Jonathan BaldieAug 06, 2020 — 3 mins read
The answer to this question depends on whether you want to self-publish your book, or publish it through traditional channels. In one instance, you are free to publish your work as you see fit. But in the other, things are less flexible.
I publish all of my books through the Kindle Direct Publishing platform. I have final say on that content and style, and as I have noted in other articles on Writing Advice, this approach may suit other authors better or worse.
Several days ago I decided to change the title of Social Intelligence, my second book, to Social Intelligence: A Realistic Handbook for Work and Life. So the name of the book is basically the same, but with a new and descriptive subtitle.
Why did I do this? Well the book has sold a bit less well than I had hoped, and I suspect that when it shows up in Amazon search listings, not having a subtitle made the listing look bland and nondescript. I think this will fix that.
Another reason for this change is that it makes the book seem more similar and on-brand with my first book, The 24 Laws of Storytelling, which has the subtitle A Practical Handbook for Great Storytellers. See how they are similar?
I also have a third book in the works, which will have a similar subtitle. The basic idea is to make Social Intelligence more appealing to potential readers, bring it into line with 24 Laws, and eventually have a trilogy of similar books.
I want this trilogy to all have the underlying theme of seeing the world through a more pragmatic, realistic, and less moralistic lens. Having a trilogy of books with a strongly associated theme will make my books more marketable.
With KDP, it is very easy to make such a change to Kindle ebooks you publish through the platform. They let you make changes to the title, subtitle, description, content, price, among other things, at any time you want.
But there is a slight snag to this if you want to change an already-published paperback edition of your book. Due to ISBN rules, you are not allowed to make such major changes without a new ISBN - effectively because it is a new book.
So although I was free to make this title change to the ebook version of Social Intelligence, it was not possible in the paperback or hardcover editions. I was, however, perfectly able to change the content of the book to reflect it.
The situation would have been entirely different if the book had been traditionally published. The book would not even have been mine to change! Such decisions are filtered through agents, editors, publishing managers, and more.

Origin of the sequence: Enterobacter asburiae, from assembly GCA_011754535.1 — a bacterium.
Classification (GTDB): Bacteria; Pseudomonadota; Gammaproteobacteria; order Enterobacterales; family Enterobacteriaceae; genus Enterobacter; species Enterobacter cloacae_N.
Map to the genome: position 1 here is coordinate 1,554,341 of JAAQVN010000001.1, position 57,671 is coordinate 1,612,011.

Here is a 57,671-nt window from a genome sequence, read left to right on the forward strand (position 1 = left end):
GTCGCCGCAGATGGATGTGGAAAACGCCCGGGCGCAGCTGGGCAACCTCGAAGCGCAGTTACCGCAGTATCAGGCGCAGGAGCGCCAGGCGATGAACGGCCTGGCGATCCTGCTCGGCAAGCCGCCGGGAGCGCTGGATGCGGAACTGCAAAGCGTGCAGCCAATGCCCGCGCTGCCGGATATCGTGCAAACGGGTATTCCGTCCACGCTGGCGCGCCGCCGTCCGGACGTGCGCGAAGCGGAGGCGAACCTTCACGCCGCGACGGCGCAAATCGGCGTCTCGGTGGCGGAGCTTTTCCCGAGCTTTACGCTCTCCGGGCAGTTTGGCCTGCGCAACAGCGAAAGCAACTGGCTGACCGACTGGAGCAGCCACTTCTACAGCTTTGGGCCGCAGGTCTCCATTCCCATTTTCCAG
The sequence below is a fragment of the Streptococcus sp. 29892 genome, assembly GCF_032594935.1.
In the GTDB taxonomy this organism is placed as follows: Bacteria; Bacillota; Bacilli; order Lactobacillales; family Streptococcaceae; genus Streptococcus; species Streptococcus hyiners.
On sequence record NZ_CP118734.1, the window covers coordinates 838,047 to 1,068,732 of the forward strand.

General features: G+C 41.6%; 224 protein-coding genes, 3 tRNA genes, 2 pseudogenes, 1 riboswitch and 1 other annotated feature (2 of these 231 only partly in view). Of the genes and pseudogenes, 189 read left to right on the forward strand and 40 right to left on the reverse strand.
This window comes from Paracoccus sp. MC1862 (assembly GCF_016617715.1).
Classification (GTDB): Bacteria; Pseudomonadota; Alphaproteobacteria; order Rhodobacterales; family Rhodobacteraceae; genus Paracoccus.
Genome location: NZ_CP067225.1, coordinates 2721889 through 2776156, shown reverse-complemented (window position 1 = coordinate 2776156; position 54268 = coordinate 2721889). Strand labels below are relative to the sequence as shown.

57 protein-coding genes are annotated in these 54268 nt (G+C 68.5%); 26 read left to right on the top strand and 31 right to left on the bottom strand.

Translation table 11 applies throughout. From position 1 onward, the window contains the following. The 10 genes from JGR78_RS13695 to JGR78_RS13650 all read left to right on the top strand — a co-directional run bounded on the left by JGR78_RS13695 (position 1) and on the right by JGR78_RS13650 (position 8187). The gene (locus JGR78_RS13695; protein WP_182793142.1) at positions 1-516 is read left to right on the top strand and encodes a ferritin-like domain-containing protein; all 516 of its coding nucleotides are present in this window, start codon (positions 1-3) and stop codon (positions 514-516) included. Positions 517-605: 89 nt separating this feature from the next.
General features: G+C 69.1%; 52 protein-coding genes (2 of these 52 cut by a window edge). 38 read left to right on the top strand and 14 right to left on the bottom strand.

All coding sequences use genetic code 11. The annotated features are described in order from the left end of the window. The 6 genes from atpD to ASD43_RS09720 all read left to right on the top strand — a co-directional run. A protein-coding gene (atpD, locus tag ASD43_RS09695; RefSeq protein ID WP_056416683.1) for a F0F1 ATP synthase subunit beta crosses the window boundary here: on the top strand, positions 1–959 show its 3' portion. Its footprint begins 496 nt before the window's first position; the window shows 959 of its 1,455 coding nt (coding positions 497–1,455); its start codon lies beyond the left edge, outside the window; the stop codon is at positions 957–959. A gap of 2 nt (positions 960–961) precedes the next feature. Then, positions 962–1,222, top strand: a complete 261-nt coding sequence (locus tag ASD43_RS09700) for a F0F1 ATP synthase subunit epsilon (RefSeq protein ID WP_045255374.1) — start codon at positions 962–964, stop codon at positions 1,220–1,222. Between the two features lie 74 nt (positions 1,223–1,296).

However it certainly is possible to change a traditionally published book once it is out there. The big difference is that you have to make a very good case for doing so, since the publisher has to invest time and resources into making the change.
New editions of books come out all the time. Sometimes a publisher or an author feels that a fresh or abridged revision of their book will inject a boost in sales. Perhaps new information has come to light, or a fresh perspective on events.
For example, the historian Ian Kershaw merged two of his books on Adolf Hitler into a single volume, Hitler: A Biography, for which Kershaw is now more popular than the original works that it was based on.
In the new volume, Kershaw explains that he did this because the two original books were more scholarly, and to make an abridged book more popular with general audiences, footnotes and academic detail had to be removed.
Overall, yes it is certainly possible to change your book once it is published. But always keep in mind that it is harder to change a paper edition of a book than a digital ebook version. And always keep your audience in mind!
Please check out The 24 Laws of Storytelling, my book that explores the principles that make some books and movies great and explains why others fail. By reading my book, you’ll gain the same strategies used by master storytellers such as Stephen King, Christopher Nolan, Fyodor Dostoyevsky, and many more. Pick up your copy today.
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